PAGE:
When you think of lavender, an image of proper English ladies sipping tea might spring to mind. However, lavender (Lavandula angustifolia) is a flower that first came into use in its native northern Africa and the Mediterranean long before it arrived on England’s civilized shores. Well-known today worldwide for its delicate aroma, the word lavender is derived from the Latin word lavare, “to wash.” With its reputation as a beauty aid, you might recognize lavender from its role in various personal care and skin products, but it might surprise you to know that lavender can also be eaten and even used as a medicine and natural stress reliever.
What Does Lavender Do?
Not only does adding a little lavender contribute a distinctive flowery taste to certain recipes, this humble light purple flower is also rich in vitamins and minerals. A source of vitamin A, beneficial for maintaining sharp vision and eye health as well as supple skin, lavender also provides calcium needed to maintain strong bones and for protection against degenerative conditions like osteoporosis. Lavender is also a wonderful way to get iron, necessary for healthy blood and energy levels.
Lavender’s anti-inflammatory and antiseptic properties make it a go-to when you need to soothe irritated or sunburned skin, burns, bug bites, or cuts and scrapes of any kind. In fact, one study in the Evidence-Based Complementary and Alternative Medicine reported that lavender worked better than povidine-iodine at healing wounds in rats. Recently, the Journal of Medical Microbiology published a study that showed lavender oil also possesses potent anti-fungal properties, and is effective against many different types of fungi. Reportedly, lavender oil works to attack and obliterate the cell membrane of fungi, thereby destroying the perpetrators. For this reason, lavender oil can also be beneficial for fungal skin conditions, and even concerns like dandruff.
Lavender has also been shown to possess hormone-balancing properties and to relieve the emotional symptoms of PMS (premenstrual syndrome). A Japanese study published in the journal Biopsychosocial Medicine summarized, “The present study indicated that lavender aromatherapy as a potential therapeutic modality could alleviate premenstrual emotional symptoms.” Lavender may also even help promote healthy digestion and soothe an upset tummy and nausea.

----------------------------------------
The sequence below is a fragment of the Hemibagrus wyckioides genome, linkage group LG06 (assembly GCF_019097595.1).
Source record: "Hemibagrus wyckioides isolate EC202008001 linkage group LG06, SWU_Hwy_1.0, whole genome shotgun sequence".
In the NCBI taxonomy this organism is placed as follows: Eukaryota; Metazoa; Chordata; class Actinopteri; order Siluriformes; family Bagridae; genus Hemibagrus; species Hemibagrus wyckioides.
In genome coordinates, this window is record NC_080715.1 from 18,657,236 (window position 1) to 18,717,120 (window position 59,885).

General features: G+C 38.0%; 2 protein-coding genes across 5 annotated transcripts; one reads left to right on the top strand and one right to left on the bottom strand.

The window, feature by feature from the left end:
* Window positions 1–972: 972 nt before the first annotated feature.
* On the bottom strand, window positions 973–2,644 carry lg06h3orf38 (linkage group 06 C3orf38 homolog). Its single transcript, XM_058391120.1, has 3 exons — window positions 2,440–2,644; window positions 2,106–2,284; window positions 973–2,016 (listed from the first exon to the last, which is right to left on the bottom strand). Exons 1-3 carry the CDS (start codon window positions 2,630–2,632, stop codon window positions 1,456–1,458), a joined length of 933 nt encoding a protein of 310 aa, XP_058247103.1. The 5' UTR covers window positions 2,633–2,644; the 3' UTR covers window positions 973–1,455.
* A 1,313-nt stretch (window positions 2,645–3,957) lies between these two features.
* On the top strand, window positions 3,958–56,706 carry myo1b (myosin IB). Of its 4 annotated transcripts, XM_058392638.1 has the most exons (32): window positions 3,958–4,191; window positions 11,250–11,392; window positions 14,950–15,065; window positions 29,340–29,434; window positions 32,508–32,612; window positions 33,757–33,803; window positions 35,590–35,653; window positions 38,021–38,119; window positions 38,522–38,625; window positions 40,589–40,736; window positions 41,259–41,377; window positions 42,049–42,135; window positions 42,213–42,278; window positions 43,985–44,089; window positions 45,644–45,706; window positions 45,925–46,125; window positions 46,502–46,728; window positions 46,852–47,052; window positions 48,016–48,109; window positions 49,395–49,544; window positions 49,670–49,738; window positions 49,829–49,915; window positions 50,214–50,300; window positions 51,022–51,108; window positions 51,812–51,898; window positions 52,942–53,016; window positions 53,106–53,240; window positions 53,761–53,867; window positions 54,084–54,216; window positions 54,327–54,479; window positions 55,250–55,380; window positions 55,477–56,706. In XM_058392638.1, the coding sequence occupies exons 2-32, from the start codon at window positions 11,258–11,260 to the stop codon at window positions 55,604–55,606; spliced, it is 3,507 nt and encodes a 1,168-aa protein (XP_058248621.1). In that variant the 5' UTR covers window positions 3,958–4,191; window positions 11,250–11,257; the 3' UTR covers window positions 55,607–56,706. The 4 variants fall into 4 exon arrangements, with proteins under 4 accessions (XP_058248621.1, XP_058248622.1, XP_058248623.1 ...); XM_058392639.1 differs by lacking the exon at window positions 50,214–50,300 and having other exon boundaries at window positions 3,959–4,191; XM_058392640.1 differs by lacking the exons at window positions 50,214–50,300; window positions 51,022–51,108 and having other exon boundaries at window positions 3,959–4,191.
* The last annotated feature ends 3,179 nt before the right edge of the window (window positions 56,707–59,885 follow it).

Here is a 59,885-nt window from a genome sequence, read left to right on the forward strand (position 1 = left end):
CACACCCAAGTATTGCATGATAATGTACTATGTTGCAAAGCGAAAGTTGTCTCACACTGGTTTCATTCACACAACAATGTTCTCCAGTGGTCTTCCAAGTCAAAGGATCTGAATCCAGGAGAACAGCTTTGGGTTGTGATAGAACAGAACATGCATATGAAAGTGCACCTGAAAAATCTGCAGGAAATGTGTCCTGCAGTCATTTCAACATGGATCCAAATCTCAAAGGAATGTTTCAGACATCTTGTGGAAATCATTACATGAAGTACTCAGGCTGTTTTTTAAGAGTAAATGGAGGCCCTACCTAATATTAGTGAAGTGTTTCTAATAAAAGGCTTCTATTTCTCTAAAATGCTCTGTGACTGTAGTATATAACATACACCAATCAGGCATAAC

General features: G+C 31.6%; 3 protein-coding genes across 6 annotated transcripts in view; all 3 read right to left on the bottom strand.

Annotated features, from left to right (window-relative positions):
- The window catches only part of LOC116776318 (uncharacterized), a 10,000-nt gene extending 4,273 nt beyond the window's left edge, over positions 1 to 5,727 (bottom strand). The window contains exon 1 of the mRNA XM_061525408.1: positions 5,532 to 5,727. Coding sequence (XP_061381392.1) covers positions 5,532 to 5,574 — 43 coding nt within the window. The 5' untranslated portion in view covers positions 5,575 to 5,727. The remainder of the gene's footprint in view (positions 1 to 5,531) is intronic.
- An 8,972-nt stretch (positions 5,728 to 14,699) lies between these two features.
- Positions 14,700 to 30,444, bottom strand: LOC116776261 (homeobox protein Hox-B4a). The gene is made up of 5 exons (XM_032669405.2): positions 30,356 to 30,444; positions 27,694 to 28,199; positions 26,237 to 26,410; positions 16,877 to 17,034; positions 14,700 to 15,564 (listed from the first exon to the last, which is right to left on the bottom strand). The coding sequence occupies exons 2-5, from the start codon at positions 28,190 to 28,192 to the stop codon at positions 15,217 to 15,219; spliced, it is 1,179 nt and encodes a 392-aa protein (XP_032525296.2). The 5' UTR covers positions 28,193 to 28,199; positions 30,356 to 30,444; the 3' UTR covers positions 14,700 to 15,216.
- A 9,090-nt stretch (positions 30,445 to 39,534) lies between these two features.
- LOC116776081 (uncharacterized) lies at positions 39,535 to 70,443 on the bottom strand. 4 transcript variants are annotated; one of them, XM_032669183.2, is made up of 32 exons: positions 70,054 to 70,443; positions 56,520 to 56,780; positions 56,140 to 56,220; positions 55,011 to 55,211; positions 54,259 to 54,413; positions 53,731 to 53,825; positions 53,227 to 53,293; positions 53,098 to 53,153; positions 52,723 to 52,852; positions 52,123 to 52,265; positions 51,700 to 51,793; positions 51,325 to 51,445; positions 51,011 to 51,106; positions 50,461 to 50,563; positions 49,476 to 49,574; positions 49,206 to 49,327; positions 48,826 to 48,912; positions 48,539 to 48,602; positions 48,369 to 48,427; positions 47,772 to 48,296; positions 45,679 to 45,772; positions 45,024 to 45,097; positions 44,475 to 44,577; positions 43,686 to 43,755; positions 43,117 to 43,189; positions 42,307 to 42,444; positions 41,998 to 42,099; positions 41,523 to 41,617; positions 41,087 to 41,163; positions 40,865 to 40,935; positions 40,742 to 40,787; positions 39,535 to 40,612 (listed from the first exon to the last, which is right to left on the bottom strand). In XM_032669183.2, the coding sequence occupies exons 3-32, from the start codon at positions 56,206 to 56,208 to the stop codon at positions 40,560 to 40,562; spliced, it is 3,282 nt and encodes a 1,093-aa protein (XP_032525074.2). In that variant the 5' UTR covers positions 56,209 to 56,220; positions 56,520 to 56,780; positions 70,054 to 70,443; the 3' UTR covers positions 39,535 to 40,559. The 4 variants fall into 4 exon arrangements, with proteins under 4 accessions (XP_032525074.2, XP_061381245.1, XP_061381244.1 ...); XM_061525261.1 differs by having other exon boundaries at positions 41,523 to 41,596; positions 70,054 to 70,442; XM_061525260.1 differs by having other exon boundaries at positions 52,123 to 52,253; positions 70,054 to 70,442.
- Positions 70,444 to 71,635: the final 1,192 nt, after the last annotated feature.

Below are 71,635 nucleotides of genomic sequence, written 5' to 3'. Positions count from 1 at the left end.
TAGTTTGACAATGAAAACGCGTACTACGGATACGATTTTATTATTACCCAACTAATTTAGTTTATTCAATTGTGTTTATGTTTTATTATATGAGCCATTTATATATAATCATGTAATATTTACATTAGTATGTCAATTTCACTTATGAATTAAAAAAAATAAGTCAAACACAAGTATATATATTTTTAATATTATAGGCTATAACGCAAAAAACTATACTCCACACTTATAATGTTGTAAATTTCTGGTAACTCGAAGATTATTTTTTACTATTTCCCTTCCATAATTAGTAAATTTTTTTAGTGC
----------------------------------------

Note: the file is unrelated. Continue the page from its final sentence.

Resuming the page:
Lavender as a Natural Stress Reliever
Lavender is perhaps best known as a welcome boon for anxiety and stress and for its ability to help maintain a healthy mood. A review of seven clinical studies performed by Dr. Siegfried Kasper of the Medical University in Vienna and published in the International Journal of Psychiatry in Clinical Practice determined that in as little as two weeks, lavender oil was effective in reducing anxiety in patients with generalized anxiety disorder. Lavender oil was also reported to help with some of the other symptoms that often accompany anxiety, such as trouble falling or staying asleep, while also boosting feelings of general well-being. Along these lines, a separate Korean study determined that the aroma associated with lavender helped female college students who had trouble falling or staying asleep and also worked as a great mood-booster.
How Can You Use Lavender?
To reap the benefits of lavender’s skin-beautifying and healing properties, just add a few drops of lavender oil to your favorite lotion, or to coconut oil, to make a soothing balm. Or add 2-3 drops to about four ounces of water in a spray bottle and spritz lightly over the affected area whenever needed. To take advantage of the stress and tension-relieving benefits of lavender, dab a drop or two of lavender oil on your temples or pulse points, or bruise a handful of fresh lavender flowers or buds and sprinkle in your bath as a natural stress reliever.
If you can’t find fresh flowers, a couple drops of lavender oil in your steaming bath water is also a great way to de-stress at the end of a long day. Another way to enjoy the anxiety-relieving benefits of lavender is as a tea; just sprinkle a handful of pale purple flowers (either fresh or dried) in boiling water to ease tension and help you unwind after a busy day. When it’s time to drift off to dreamland, tuck some dried lavender flowers in a small cloth bag or sachet and put it under your pillow for a tranquil night’s sleep.
Considerations When Using Lavender
Lavender (especially when ingested) might interfere with certain medications, especially those that treat depression or have a sedative effect. If you are taking any medications, have a medical condition, or are pregnant or nursing, consult your doctor before using lavender. Caution should also be exercised in the topical use of lavender in children under the age of 18, due to its hormonal-balancing properties.